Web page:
Don’t look now, but the harshest critic of Todd Haley and Scott Pioli is not being critical of the Chiefs first round draft choice. That’s right, The Star’s Jason Whitlock is on board with the Eric Berry kicking off in Kansas City.
In the moments after the Chiefs made the Tennessee safety the No. 5 pick in Thursday’s draft, I read Berry’s full resume, and upon completion I felt stupid for championing Dez Bryant as my favorite player in this draft.
Oh, I still think Bryant is going to be a great player.
But Eric Berry might be the perfect football player.
Like his dad, he started for three years at Tennessee and captained the Volunteers. Coming out of high school, Berry was ranked the No. 1 defensive back prospect by Rivals.com and Scout.com. He graduated high school with a 3.75 grade-point average and was a member of the National Honor Society. He was an immediate starter at Tennessee and started every game he played there. In 39 career games, he was flagged for one penalty — pass interference as a freshman.
He was a two-time unanimous All-America selection.
I could go on and on, repeating his accomplishments on the field. Let me offer a simple summation:
Eric Berry is smart, mature, talented and comes from a solid family.
Actually that’s a boring summary. Eric Berry is freakishly talented and blessed with uncanny maturity and football instincts.
How about this? He’s Terrell Owens with brains and class.
When Chiefs coach Todd Haley emerged from Kansas City’s draft room, Haley shared a bit of insight into Berry’s character, relating how Berry had helped the Tennessee equipment managers shine helmets on Fridays before games.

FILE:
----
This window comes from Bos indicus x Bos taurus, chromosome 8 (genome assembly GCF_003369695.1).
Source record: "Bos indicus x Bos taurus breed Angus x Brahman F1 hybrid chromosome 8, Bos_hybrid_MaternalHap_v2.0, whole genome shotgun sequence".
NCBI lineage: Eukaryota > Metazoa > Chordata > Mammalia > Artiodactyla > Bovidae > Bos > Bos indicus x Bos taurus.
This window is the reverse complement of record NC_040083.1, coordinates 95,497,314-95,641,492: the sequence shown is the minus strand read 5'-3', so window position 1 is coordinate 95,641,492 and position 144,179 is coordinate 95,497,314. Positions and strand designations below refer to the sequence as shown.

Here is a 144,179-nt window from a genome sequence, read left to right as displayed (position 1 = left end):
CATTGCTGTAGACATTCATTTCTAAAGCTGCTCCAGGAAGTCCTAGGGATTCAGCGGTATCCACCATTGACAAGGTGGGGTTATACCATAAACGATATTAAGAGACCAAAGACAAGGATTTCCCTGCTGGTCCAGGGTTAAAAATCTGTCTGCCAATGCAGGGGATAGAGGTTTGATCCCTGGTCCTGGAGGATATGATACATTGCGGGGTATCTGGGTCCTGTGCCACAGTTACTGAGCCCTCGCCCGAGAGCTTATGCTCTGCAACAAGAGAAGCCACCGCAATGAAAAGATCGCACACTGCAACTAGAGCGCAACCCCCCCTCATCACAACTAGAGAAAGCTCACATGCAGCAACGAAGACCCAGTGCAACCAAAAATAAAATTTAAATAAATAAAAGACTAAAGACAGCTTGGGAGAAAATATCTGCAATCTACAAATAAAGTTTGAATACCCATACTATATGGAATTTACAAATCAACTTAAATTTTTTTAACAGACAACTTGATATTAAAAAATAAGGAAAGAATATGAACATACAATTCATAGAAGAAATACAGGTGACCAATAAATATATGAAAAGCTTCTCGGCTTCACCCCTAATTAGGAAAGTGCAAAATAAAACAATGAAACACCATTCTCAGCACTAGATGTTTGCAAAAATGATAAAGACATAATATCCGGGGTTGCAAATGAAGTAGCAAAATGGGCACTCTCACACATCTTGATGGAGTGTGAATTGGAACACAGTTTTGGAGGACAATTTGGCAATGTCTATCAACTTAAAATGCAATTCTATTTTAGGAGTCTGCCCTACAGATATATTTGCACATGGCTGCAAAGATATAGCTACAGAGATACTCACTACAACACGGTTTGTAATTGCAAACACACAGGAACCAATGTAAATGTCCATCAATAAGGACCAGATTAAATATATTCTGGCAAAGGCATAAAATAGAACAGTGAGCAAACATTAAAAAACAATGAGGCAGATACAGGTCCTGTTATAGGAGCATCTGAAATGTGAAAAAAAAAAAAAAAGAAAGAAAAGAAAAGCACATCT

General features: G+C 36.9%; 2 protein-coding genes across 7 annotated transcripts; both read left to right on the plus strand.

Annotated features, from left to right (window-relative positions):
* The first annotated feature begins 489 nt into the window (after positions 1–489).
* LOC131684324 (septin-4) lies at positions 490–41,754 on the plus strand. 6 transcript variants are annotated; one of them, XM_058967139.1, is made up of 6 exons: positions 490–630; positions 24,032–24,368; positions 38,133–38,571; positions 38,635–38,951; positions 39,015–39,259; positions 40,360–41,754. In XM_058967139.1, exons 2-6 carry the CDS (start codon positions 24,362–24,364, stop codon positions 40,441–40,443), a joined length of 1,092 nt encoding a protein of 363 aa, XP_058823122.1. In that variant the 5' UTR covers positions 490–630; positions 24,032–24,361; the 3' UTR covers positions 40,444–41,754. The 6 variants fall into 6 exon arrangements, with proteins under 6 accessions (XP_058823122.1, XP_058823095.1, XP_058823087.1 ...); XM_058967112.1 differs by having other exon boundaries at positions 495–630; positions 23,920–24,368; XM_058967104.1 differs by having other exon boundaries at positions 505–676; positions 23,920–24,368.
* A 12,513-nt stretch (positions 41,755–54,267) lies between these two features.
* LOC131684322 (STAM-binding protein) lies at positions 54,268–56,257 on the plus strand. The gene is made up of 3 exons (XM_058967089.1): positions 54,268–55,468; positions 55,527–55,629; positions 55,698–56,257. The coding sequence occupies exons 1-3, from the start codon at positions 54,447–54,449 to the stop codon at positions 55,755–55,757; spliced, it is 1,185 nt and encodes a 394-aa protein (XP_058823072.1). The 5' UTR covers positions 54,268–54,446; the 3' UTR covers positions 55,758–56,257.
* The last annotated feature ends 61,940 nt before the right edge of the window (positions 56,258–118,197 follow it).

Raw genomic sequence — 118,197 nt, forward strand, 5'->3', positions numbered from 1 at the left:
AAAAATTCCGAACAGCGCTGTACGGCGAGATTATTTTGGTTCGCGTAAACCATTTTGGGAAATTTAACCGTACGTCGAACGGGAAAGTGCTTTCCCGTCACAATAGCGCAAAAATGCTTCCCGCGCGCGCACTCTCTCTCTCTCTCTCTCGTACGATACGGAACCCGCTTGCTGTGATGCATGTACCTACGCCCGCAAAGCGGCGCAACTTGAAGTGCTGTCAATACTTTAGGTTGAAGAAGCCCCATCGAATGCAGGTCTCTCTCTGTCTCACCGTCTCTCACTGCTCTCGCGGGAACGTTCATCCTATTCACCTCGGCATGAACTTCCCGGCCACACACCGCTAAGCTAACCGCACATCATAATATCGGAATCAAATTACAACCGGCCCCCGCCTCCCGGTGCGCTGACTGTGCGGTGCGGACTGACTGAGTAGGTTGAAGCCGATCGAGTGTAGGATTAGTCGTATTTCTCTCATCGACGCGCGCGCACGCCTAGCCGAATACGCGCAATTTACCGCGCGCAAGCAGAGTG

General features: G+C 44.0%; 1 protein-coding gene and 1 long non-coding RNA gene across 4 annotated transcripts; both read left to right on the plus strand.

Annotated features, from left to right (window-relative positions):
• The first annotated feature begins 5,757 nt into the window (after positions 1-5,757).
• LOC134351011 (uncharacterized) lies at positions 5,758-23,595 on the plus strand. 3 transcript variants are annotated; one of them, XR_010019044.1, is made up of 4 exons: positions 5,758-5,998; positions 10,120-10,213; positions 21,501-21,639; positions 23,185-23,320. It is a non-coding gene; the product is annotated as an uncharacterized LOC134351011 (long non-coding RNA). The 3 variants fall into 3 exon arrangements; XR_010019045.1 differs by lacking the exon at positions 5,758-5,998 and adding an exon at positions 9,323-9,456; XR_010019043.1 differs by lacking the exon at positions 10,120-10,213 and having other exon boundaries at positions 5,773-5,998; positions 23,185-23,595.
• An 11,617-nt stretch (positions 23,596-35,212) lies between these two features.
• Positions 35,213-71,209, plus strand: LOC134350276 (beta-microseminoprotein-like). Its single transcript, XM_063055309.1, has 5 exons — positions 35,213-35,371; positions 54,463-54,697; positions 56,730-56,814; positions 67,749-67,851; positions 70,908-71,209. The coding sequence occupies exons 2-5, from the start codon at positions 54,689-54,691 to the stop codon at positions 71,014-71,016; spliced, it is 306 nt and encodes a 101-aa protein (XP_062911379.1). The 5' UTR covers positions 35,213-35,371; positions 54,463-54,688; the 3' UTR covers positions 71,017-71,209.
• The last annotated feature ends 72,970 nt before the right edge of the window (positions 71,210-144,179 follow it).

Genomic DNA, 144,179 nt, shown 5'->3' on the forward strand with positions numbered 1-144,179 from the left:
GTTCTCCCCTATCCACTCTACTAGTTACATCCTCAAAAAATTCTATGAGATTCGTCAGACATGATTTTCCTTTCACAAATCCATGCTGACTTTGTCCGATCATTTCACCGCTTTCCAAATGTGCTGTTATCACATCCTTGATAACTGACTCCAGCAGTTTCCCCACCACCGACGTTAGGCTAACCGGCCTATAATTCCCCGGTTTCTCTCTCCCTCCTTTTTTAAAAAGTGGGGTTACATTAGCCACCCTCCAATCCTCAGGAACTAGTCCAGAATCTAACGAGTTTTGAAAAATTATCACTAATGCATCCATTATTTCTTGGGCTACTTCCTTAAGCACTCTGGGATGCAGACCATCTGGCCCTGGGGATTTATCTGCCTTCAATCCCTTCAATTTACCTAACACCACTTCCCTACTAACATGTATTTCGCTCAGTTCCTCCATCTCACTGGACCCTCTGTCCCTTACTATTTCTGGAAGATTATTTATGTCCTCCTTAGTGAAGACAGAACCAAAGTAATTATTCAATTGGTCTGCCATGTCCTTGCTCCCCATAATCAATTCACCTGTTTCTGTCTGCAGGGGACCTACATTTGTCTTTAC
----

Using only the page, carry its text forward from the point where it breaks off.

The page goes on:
If Tim Tebow had legitimate NFL talent, you might compare him to Eric Berry.
I would like to welcome Whitlock to the world of most fans that have known just how special Berry was for quite some time. All you needed to do was watch any Tennessee game over the past three years, listen to Berry give an interview or how his defensive coordinator — Monte Kiffin — couldn’t find enough words to describe how good this kid has a chance to be.
There was never any way, under any circumstances, that Pioli was going to take a chance on the volatile Dez Bryant.
This is the time of year when players are put under a million different microscopes and all of their flaws are exposed and teams start to second guess their abilities. Yet it seemed that Berry was one of the few players that came out looking better after the full vetting.
Berry was the right pick from the minute the 2010 draft order was determined at the end of the regular season and he comes to Kansas City as the perfect picture of “the right 53”.